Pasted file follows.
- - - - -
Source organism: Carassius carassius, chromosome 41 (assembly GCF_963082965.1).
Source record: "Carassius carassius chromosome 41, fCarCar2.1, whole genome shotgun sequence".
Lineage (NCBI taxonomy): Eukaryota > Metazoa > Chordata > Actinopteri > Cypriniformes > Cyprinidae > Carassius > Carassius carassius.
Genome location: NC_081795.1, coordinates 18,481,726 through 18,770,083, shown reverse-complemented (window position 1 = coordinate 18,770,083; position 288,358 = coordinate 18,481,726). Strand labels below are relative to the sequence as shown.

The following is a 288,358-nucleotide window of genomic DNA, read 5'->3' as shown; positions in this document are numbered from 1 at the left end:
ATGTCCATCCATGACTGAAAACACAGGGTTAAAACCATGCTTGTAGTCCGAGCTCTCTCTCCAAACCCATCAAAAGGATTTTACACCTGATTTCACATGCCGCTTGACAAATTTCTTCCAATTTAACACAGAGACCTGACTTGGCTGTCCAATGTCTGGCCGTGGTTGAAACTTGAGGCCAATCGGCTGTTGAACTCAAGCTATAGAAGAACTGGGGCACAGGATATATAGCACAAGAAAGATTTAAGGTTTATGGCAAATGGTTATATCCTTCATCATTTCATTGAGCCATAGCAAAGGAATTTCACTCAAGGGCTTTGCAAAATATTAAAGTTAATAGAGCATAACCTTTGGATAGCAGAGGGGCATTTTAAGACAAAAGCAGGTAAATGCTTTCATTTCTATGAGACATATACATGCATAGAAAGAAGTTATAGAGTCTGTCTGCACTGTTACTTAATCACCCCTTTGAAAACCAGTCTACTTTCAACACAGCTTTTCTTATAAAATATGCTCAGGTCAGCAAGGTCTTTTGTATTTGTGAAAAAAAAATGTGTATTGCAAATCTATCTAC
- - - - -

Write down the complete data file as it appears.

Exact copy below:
Source organism: Carassius carassius, chromosome 41 (assembly GCF_963082965.1).
Source record: "Carassius carassius chromosome 41, fCarCar2.1, whole genome shotgun sequence".
Lineage (NCBI taxonomy): Eukaryota > Metazoa > Chordata > Actinopteri > Cypriniformes > Cyprinidae > Carassius > Carassius carassius.
Genome location: NC_081795.1, coordinates 18,481,726 through 18,770,083, shown reverse-complemented (window position 1 = coordinate 18,770,083; position 288,358 = coordinate 18,481,726). Strand labels below are relative to the sequence as shown.

The following is a 288,358-nucleotide window of genomic DNA, read 5'->3' as shown; positions in this document are numbered from 1 at the left end:
ATGTCCATCCATGACTGAAAACACAGGGTTAAAACCATGCTTGTAGTCCGAGCTCTCTCTCCAAACCCATCAAAAGGATTTTACACCTGATTTCACATGCCGCTTGACAAATTTCTTCCAATTTAACACAGAGACCTGACTTGGCTGTCCAATGTCTGGCCGTGGTTGAAACTTGAGGCCAATCGGCTGTTGAACTCAAGCTATAGAAGAACTGGGGCACAGGATATATAGCACAAGAAAGATTTAAGGTTTATGGCAAATGGTTATATCCTTCATCATTTCATTGAGCCATAGCAAAGGAATTTCACTCAAGGGCTTTGCAAAATATTAAAGTTAATAGAGCATAACCTTTGGATAGCAGAGGGGCATTTTAAGACAAAAGCAGGTAAATGCTTTCATTTCTATGAGACATATACATGCATAGAAAGAAGTTATAGAGTCTGTCTGCACTGTTACTTAATCACCCCTTTGAAAACCAGTCTACTTTCAACACAGCTTTTCTTATAAAATATGCTCAGGTCAGCAAGGTCTTTTGTATTTGTGAAAAAAAAATGTGTATTGCAAATCTATCTAC